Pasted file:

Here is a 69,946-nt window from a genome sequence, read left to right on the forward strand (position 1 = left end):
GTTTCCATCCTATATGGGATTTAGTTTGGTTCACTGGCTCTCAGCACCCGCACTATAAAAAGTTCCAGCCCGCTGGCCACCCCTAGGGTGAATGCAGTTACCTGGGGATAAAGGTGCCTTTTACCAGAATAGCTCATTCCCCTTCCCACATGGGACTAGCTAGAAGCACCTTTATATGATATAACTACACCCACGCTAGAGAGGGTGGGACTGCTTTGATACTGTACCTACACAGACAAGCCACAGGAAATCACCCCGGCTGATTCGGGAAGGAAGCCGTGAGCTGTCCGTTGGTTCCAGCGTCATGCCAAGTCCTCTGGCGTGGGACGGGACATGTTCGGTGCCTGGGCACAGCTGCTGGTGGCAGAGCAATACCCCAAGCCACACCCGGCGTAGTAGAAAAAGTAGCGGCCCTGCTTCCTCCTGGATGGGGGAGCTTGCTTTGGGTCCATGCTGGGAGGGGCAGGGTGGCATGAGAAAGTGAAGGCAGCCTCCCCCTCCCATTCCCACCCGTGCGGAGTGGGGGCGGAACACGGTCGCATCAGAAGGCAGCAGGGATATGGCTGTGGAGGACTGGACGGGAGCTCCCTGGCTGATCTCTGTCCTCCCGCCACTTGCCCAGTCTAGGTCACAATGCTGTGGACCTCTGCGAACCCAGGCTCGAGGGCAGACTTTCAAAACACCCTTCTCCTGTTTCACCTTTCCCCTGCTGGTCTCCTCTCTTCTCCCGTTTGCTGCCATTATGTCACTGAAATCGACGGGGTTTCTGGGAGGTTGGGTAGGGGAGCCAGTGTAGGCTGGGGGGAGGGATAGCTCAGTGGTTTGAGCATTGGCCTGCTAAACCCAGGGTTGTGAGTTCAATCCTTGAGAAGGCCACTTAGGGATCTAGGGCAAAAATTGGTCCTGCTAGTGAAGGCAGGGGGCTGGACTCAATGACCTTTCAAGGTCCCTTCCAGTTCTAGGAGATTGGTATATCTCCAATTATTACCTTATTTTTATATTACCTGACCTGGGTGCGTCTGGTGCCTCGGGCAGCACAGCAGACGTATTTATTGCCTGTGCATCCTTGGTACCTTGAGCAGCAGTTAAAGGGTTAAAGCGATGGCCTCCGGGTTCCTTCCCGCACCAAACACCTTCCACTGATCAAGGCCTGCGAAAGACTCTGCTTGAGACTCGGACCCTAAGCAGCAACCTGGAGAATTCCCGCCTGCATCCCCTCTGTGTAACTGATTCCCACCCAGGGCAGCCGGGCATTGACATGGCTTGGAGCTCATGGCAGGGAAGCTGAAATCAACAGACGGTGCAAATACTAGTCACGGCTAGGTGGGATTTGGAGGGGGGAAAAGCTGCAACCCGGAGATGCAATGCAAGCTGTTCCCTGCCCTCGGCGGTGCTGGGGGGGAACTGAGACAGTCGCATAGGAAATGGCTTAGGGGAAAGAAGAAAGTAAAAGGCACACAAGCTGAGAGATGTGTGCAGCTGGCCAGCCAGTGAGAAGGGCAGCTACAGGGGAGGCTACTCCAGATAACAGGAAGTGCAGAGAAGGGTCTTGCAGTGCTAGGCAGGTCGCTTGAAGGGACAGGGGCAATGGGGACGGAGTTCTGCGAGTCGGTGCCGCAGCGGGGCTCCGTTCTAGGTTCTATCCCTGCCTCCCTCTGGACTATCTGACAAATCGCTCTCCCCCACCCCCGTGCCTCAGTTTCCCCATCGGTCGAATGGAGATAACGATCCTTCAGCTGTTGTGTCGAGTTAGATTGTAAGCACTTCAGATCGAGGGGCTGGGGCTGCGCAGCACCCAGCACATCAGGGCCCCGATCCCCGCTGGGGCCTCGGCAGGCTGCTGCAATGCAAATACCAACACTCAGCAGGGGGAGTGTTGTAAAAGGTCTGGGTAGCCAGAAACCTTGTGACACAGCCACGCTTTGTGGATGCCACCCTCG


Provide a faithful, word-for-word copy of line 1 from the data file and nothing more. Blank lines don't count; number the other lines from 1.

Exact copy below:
Here is a 69,946-nt window from a genome sequence, read left to right on the forward strand (position 1 = left end):